Dorm Room Dos and Don’ts | Highlander Blog

August 14, 2019

I’m sitting in my American Lit II class, watching the rain splatter against the pane. Today, we’re discussing Zora Neal Hurston, who, in all fairness, is one of the coolest people ever. She wrote in an age when women didn’t write; she wrote in an age where African-Americans weren’t respected as artists. Still, as the rain splats and wind howls outside the window, I find my mind wandering towards another future. I start to think about the place I’m going to be living once I graduate. I start daydreaming about…which blouses I ought to bring, and which should go into storage at my parents.

Yes, that’s my daydream. Most people think about the Bahamas in March; I think about the state of my closet and if I need to buy more tights. Planning is a part of my personality, as entrenched as my blue eyes or curly hair. Which is why moving to college was something I thought a lot about. I had no idea what to expect or what to bring. And it took about three semesters to learn.

So in case you’re like me, zoning out in your classes to wonder about your Houghton dorm room, or you just like to be prepared, here’s my unofficial guide for what to bring to college. This is not a comprehensive guide. I’m going to assume you already know about clothes and sheets and whatnot. Rather, this a guide for the things you might wonder about, or not even think to consider.

In other words, this is your hack to Houghton dorming.

What to Absolutely Bring

  • A WARM Coat. It gets cold here in the winter! Like, below freezing!
  • Rain-Friendly Footwear/Mud-Friendly Footwear/Snow-Friendly Footwear. Basically, pack good shoes.
  • Printer Paper. Houghton provides printers and ink, but not paper.
  • Hooks for Your Door/Walls. You’ll want the command strips you can safely peel off at the end of the semester. You pay for any paint you chip.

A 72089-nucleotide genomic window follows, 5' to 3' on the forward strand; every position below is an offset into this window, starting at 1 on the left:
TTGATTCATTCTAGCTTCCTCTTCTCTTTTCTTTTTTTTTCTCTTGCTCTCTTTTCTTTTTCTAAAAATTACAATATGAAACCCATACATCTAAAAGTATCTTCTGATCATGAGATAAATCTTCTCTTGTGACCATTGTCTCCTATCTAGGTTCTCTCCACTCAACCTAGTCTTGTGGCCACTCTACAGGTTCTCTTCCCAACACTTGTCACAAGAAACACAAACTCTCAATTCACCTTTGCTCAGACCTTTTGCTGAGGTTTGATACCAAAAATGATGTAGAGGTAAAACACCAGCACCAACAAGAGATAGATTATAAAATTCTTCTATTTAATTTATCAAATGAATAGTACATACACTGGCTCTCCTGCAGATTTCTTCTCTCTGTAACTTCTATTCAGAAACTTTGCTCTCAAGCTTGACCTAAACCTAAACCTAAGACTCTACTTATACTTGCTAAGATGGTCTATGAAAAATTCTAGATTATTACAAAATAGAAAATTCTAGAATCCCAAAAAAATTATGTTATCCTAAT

• Band-Aids. Useful for paper cuts, and for all other sorts of minor maladies.
  • Any Desired Cooking Utensils. Dorms come with kitchens, but not cutlery.
  • Cleaning Supplies. Your room will get dirty. You’ll want more than water and paper towels to clean it.
  • A Fan. It can get pretty hot in September and May.
  • A Shower Caddy. Dorm showers are usually a bit of a trek from your room. It’s useful to have something else for carrying various shower accessories besides your towel.
  • Decorations That Will Make You Feel At Home. For me, this was my grandmother’s paintings, while for my roommates, it was plants. For our next-door neighbor, it was High School Musical posters. Whatever it is for you, bring something for rough days when you need a sense of familiarity.
  • A Laundry Basket and Detergent. Laundry is free, but it doesn’t come with detergent or transport.

Things That Might Be Useful

  • A Spare Set of Sheets. For that inevitable coffee spill in bed.
  • Masking Tape and a Sharpie. All food kept in community fridges is labeled. Post it notes fall off, and if it’s not labeled, it’s up for grabs.
  • A Mug. Tea drinking is big at Houghton, and events are often labeled BYOM (Bring Your Own Mug).
  • A Sturdy Book Bag. You will want something that can hold seven or eight books, for afternoons with back to back classes. Especially if you’re in Shen or Roth (further from the class buildings), it’s annoying to have to run back to your room to exchange class stuff.
  • An Extra Shelving Unit or Two. A standard double room comes with 2 beds, 2 desks, 2 chairs, and 2 closets. That’s it. Most people like to have a little bit more storage.
  • A Lamp. My roommate and I had vastly different sleep schedules; I would be up writing till one, and she would be in bed by nine. We made this work largely because we had some low-level lamps that allowed her to sleep and me to read at the same time. The overhead lighting of a dorm room has only one mode: bright.
  • An HDMI Cord. Dorm lounges have TVs, but usually no way to connect that TV to your laptop for Netflix parties. You’ll win some major friend points if you show up dangling the right cable.

What NOT to Bring to Your Dorm Room

  • Blue Sticky Tack. It’s contraband, and it stains your walls. White sticky tack, on the other hand, is just fine.
  • Appliances. You can have mini fridges and water kettles in your dorm room. Other than that, appliances have to live in the kitchen, and they’re usually not worth the bother.
  • Animals. Service animals and emotional support animals are allowed with permission, but other than that, Houghton dorms are people only.
  • Candles. They’re a fire hazard. Alas.